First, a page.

you?
 How can you keep failures from discouraging
you?

 The age - old saying:

We learn more from failures than we


do from our successes.

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• Learning to Overcome Adversity:
 The four Commandments for you to
persist even in the face of adversity are:

 You must be willing to risk failure


 You must passionately hate failure.
 Persistence is a necessity, just as the
willingness to acknowledge defeat and
move on.
 A measure of your potential to succeed
is how you handle adversity.

Believe in yourself. You can do it!


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4 • EFFORT

 The relative importance of Ability and Effort was


perhaps best put up by the famous American
inventor Thomas Edison:

Genius is one percent Inspiration


and ninetynine percent Perspiration
 Do you believe that people succeed because of
their ability (a natural quality that you have no
control over; that some people have it and other
people don’t)?
 It is a self – defeating belief. It can provide you
with a rationale to accept failure in yourself.
 Or, do you believe that people succeed because of
their effort? This belief is empowering because
the amount of effort you put in is in your direct
control. You can choose to put in more effort and
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in doing so reap greater success.
• Effort is both Time and Energy:
(“Energy” is used to mean ‘Intensity of Effort’ =
mental power)
 Poor academic performance can usually be traced
to insufficient effort.
 There are two distinct components to the effort you
devote to your studies– time and energy.
 Analogy: Distance Traveled = speed(rate) X time
 Completing a specific task requires that you devote
energy or mental power and spend time on the task
if you want to be both effective and efficient.
 Accomplishing an academic task will require you to
devote adequate time and to focus your energy.
 Your success in the study of engineering is to a
great extent in your control.

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5 • APPROACH:
 Although some tasks will depend solely on effort,
your effectiveness and efficiency in accomplishing
most tasks will depend on both effort and
approach.
 In other words, success in engineering study
requires not only that you work harder, but also
that you work ‘smarter’.
• Becoming a Meritorious Student:

 You realize that to become a Master of any play, you


need to spend time both playing and learning more
about the game through reading, taking lessons, or
watch experts play.
 To become a meritorious student you must not only
play the game- i.e., be a student - you must also devote
time and energy in acquiring the necessary academic
and non- academic skills, attitude and approach (soft
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skills).
• What is required to acquire a meritorious
B.Tech. Degree?

 You must develop a high level of


commitment and motivation so you are
willing to make necessary choices and
personal scarifies.
 You must learn how the educational system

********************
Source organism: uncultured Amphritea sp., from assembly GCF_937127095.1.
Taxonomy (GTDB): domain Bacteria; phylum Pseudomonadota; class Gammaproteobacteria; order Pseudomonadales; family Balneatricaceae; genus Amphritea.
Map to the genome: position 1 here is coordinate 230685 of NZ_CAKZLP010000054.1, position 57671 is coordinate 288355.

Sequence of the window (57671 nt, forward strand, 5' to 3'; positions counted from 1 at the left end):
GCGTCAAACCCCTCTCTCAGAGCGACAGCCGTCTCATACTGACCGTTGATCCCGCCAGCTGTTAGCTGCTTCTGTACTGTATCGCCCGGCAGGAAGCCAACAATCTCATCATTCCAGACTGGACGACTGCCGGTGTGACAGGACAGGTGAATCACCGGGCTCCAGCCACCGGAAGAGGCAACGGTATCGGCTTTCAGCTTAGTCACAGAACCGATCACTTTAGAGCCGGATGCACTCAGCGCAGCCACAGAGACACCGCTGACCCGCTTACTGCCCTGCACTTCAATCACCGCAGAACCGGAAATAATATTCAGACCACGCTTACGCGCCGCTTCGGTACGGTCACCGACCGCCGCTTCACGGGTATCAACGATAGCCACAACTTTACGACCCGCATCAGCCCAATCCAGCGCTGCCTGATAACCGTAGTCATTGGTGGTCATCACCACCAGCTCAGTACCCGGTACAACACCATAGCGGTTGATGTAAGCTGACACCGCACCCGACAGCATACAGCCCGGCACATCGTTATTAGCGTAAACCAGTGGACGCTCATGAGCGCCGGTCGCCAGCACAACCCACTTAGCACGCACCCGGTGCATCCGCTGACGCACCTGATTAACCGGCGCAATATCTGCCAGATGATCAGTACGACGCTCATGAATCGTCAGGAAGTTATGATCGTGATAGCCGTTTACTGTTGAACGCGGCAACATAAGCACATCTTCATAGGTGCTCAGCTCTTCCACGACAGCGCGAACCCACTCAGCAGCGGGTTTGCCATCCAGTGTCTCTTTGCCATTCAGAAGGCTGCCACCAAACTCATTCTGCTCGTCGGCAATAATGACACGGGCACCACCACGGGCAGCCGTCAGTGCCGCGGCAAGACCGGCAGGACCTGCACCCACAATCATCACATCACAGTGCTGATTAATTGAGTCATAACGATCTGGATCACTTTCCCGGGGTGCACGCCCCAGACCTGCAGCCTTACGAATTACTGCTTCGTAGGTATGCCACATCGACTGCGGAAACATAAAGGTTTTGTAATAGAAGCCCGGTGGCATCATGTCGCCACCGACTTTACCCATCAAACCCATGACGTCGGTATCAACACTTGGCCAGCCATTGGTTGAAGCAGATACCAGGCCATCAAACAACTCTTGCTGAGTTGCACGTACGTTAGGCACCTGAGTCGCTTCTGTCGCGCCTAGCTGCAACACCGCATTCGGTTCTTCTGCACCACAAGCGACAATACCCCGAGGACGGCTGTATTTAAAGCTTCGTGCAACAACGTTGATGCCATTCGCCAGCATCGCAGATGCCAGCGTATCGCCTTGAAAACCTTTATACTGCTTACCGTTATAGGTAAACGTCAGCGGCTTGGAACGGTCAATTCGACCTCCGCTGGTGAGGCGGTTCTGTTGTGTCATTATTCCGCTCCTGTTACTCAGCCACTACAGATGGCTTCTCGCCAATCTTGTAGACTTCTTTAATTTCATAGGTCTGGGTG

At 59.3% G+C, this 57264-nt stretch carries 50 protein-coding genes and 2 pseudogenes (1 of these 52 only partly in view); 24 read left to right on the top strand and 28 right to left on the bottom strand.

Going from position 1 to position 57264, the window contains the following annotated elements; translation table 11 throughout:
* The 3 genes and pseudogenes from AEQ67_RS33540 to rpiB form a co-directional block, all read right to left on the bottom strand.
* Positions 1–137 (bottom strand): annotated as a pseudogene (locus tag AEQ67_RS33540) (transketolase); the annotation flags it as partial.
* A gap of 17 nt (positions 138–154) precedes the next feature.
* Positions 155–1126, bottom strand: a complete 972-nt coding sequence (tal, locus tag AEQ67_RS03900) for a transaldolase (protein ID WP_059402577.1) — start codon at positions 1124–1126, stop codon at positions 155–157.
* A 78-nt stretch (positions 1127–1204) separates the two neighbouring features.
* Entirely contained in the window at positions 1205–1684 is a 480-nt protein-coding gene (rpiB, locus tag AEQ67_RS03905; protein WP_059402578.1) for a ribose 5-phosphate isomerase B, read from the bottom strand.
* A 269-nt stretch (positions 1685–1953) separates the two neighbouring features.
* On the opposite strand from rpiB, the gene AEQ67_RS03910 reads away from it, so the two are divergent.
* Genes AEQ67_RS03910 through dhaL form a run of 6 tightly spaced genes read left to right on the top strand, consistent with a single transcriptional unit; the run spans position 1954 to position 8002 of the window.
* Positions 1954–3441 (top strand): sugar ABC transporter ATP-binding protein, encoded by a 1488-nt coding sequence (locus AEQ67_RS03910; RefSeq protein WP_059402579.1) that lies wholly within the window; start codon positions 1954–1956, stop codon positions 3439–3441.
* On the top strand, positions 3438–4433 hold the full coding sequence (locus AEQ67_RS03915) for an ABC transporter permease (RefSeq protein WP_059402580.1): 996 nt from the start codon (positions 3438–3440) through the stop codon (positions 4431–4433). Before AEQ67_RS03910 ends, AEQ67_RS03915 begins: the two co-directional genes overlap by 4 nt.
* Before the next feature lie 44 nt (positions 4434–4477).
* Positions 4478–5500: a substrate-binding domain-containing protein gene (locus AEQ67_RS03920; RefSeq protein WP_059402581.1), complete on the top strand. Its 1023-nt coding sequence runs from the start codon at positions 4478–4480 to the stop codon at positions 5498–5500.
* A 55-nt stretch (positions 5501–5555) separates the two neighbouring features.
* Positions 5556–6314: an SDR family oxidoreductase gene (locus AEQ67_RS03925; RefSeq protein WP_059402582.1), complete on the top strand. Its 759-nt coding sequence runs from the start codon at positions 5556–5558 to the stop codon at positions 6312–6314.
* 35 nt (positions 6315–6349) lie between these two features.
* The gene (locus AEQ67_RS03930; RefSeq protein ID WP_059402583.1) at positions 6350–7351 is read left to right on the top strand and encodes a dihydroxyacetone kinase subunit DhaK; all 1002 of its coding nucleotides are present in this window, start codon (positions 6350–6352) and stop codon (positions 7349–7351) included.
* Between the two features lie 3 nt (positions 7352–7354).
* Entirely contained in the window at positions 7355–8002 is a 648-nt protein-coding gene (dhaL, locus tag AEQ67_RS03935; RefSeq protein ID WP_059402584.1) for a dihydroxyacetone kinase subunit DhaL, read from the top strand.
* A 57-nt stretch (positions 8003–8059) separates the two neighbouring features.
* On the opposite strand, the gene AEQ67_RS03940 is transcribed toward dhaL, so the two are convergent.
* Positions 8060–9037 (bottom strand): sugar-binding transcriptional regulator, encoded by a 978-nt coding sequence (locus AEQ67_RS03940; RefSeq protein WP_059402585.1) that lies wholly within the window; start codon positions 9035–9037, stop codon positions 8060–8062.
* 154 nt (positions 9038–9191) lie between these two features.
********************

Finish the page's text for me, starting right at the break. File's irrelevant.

works and learn how to be effective as a
student.
 Learning to be efficient and effective at the
task of studying engineering will have
enormous payoffs for you. Not only will it
enhance your success as a student, it will
provide you with skills you need to be
effective as a practising professional 15
engineer.
6 • MODELS FOR ASSESSING YOUR ENGINEERING
EDUCATION
• One most positive and unique aspect of your Engineering
Education is that you are working for yourself to prepare
yourself for your future.
• Consider the Saying.

No deposit (=investment), no return

• Your education will represent a tremendous deposit in


your future. Your return will be in direct relation to what
you put in.
• Whenever you make a conscious choice to avoid learning,
growing or developing, you are not getting away with
something – you are working against yourself!

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• Enhancing the quality of your Education:

 Three models (= frameworks) from which to


view and derive the best from your
engineering education are presented.
 The models will assist you in answering
such important questions as :

 What is the purpose of engineering education?


 What should I know when I graduate?
 How do I know if I am getting an excellent
education?
 How can I enhance the quality of education?
 Will I have the knowledge and skills to get my
dream job?
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• Self -Evaluation & Self – Development:

 These models are useful for self-evaluation


and development.
 You measure yourself against each aspect
on a scale of 1 to 10 (10 being high).
 In areas you feel you are strong, just keep
doing what you have been doing.
 In areas you feel you need to improve,
map out a plan for self-improvement.

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7 •ATTRIBUTES MODEL (COMBINES INPUTS
FROM STUDENTS, FACULTY AND INDUSTRY)

• Institutional Assessment:
• In today’s tight fiscal climate, engineering institutes
are being urged to take up internal revenue
generation and are being held more accountable for
their productivity.
• Institutions are being asked to establish educational
objectives and outcomes and to show that these
objectives and outcomes are being met.
• Similar to the student assessment of the degree to
which the student meets the educational objectives or